by Roy Atkinson
Date Published February 9, 2017 - Last Updated April 19, 2019

I recently read a blog post advising customer service people that they should never say, “I don’t know.” The writer advised that they should say, “I’m sorry; I do not have that information.” In a comment, I said that “I don’t know is perfectly acceptable, as long as you immediately say: “I will find out for you.”

People would much rather have you sound like a human than like a script.
Tweet: People would much rather have you sound like a human than like a script. @HDI_Analyst @ThinkHDI #custserv

Instead of telling the truth (“I don’t know”), the writer suggests that you:

  1. Apologize (for what are you sorry, I wonder)
  2. Speak a phrase that is not natural

I can hear the conversation now:

“What are we having for dinner?”

“I’m sorry; I do not have that information.”

If there’s one thing I’ve learned working in many customer-facing roles over the years, it’s that people would much rather have you sound like a human than like a script. There will be times, even if your organization excels at knowledge management, that you don’t have the information necessary to answer the question the customer has posed. It’s OK! No one can know everything, and something new happening will sometimes outrun your knowledge base.

It’s not OK to say, “I don’t know,” and leave it at that. You should:

  • Let the customer know that you will find the answer to their question
  • Give them an estimate of how long it will take to get the answer
  • Meet or beat the estimated time

If you cannot get the answer within the time you have asked the customer to wait, contact them back via the same channel they contacted you (phone call, chat, text, etc.) and let them know you are working on getting the answer and will give them an update within a stated time. If you promise a customer that you will call them back within 15 minutes, call them back in 12 with either the answer or an update. Exceed their expectations.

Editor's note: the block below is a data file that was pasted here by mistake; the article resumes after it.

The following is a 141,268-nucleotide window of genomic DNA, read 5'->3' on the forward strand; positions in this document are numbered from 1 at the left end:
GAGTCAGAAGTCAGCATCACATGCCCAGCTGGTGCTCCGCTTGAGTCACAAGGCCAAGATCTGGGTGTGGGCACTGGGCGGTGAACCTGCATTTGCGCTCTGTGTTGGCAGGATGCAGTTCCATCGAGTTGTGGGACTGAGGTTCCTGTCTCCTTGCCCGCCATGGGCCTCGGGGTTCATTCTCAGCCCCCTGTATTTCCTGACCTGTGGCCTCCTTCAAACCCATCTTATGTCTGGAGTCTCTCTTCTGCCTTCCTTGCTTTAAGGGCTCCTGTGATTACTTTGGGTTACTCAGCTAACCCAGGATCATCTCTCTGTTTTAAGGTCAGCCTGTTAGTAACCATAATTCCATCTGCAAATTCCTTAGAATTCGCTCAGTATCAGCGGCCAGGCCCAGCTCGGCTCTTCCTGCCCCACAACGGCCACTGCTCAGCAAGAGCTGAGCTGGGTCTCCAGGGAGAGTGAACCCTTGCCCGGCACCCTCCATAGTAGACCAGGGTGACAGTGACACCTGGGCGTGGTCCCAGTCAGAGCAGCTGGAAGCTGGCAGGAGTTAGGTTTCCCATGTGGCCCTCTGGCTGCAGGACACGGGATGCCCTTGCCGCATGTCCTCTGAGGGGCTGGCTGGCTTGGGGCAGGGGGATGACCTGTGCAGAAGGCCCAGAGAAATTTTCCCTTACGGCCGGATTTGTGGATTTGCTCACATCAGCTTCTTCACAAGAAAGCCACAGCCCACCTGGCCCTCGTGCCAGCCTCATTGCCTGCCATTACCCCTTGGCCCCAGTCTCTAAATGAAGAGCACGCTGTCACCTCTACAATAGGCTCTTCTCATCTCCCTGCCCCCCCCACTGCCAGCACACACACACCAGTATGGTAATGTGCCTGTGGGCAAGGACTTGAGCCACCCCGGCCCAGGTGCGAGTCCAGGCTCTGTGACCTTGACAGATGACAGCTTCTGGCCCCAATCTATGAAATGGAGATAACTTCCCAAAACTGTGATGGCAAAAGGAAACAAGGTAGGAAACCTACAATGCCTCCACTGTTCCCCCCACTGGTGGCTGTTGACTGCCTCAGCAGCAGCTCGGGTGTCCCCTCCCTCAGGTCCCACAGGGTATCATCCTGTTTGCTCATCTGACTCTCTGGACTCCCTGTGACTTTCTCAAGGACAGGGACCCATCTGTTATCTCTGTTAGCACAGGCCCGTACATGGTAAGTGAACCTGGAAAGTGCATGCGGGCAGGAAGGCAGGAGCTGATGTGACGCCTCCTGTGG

Doug Tedder covers how to talk to customers in The Customer Hears How You Look.

While your manner of speech or writing should not be sloppy or slangy when you are dealing with a customer, you should not sound overly formal, technical, or scripted, unless you must read a script for legal or regulatory compliance reasons. (Yes, there is an exception to every customer service rule.)

Your customers are often tense and/or frustrated when they contact support. Speaking or writing to them in a natural, human way tends to put them at ease. If you want customers to trust you, you have to develop that trust by being human and then following through on what you say you will do.

Talk the way people talk.

Roy AtkinsonRoy Atkinson is HDI's senior writer/analyst, acting as in-house subject matter expert and chief writer for SupportWorld articles and white papers. In addition to being a member of the HDI International Certification Standards Committee and the HDI Desktop Support Advisory Board, Roy is a popular speaker at HDI conferences and is well known to HDI local chapter audiences. His background is in both service desk and desktop support as well as small-business consulting. Roy is highly rated on social media, especially on the topics of IT service management and customer service. He is a cohost of the very popular #custserv (customer service) chat on Twitter, which celebrated its fifth anniversary on December 9, 2014. He holds a master’s certificate in advanced management strategy from Tulane University’s Freeman School of Business, and he is a certified HDI Support Center Manager. Follow him on Twitter @HDI_Analyst and @RoyAtkinson.

Tag(s): customer experience, customer service, supportworld, people


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